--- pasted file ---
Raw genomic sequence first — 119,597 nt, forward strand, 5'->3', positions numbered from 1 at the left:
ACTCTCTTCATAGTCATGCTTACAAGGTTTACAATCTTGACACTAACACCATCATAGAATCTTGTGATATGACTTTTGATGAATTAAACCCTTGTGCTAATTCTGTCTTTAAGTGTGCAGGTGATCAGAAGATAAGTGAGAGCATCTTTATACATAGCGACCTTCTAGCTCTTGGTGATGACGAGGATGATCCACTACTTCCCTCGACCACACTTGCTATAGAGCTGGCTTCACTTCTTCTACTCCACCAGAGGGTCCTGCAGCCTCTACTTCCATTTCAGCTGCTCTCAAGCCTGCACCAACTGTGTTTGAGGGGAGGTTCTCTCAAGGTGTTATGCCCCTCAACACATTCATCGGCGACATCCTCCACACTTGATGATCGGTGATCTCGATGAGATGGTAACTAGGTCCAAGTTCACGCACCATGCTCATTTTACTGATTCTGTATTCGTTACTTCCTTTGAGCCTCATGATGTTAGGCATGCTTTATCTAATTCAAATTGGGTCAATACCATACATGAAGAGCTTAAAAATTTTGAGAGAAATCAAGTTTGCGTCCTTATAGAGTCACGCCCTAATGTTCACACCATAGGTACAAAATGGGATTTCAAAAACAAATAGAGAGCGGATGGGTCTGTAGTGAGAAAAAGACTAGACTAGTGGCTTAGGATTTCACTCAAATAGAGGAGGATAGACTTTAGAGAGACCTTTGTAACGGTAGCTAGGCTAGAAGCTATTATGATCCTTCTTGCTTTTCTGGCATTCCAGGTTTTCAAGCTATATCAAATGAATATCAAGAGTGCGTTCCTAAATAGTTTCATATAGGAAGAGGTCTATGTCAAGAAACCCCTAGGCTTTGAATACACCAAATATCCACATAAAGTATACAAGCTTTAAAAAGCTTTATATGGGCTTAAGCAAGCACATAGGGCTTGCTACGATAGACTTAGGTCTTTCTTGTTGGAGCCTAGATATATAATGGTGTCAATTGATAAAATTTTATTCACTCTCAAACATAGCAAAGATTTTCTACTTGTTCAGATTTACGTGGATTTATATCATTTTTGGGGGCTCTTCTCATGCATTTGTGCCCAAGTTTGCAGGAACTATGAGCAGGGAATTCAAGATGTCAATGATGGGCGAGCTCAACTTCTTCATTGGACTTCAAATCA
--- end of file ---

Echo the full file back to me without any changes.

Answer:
Raw genomic sequence first — 119,597 nt, forward strand, 5'->3', positions numbered from 1 at the left:
ACTCTCTTCATAGTCATGCTTACAAGGTTTACAATCTTGACACTAACACCATCATAGAATCTTGTGATATGACTTTTGATGAATTAAACCCTTGTGCTAATTCTGTCTTTAAGTGTGCAGGTGATCAGAAGATAAGTGAGAGCATCTTTATACATAGCGACCTTCTAGCTCTTGGTGATGACGAGGATGATCCACTACTTCCCTCGACCACACTTGCTATAGAGCTGGCTTCACTTCTTCTACTCCACCAGAGGGTCCTGCAGCCTCTACTTCCATTTCAGCTGCTCTCAAGCCTGCACCAACTGTGTTTGAGGGGAGGTTCTCTCAAGGTGTTATGCCCCTCAACACATTCATCGGCGACATCCTCCACACTTGATGATCGGTGATCTCGATGAGATGGTAACTAGGTCCAAGTTCACGCACCATGCTCATTTTACTGATTCTGTATTCGTTACTTCCTTTGAGCCTCATGATGTTAGGCATGCTTTATCTAATTCAAATTGGGTCAATACCATACATGAAGAGCTTAAAAATTTTGAGAGAAATCAAGTTTGCGTCCTTATAGAGTCACGCCCTAATGTTCACACCATAGGTACAAAATGGGATTTCAAAAACAAATAGAGAGCGGATGGGTCTGTAGTGAGAAAAAGACTAGACTAGTGGCTTAGGATTTCACTCAAATAGAGGAGGATAGACTTTAGAGAGACCTTTGTAACGGTAGCTAGGCTAGAAGCTATTATGATCCTTCTTGCTTTTCTGGCATTCCAGGTTTTCAAGCTATATCAAATGAATATCAAGAGTGCGTTCCTAAATAGTTTCATATAGGAAGAGGTCTATGTCAAGAAACCCCTAGGCTTTGAATACACCAAATATCCACATAAAGTATACAAGCTTTAAAAAGCTTTATATGGGCTTAAGCAAGCACATAGGGCTTGCTACGATAGACTTAGGTCTTTCTTGTTGGAGCCTAGATATATAATGGTGTCAATTGATAAAATTTTATTCACTCTCAAACATAGCAAAGATTTTCTACTTGTTCAGATTTACGTGGATTTATATCATTTTTGGGGGCTCTTCTCATGCATTTGTGCCCAAGTTTGCAGGAACTATGAGCAGGGAATTCAAGATGTCAATGATGGGCGAGCTCAACTTCTTCATTGGACTTCAAATCA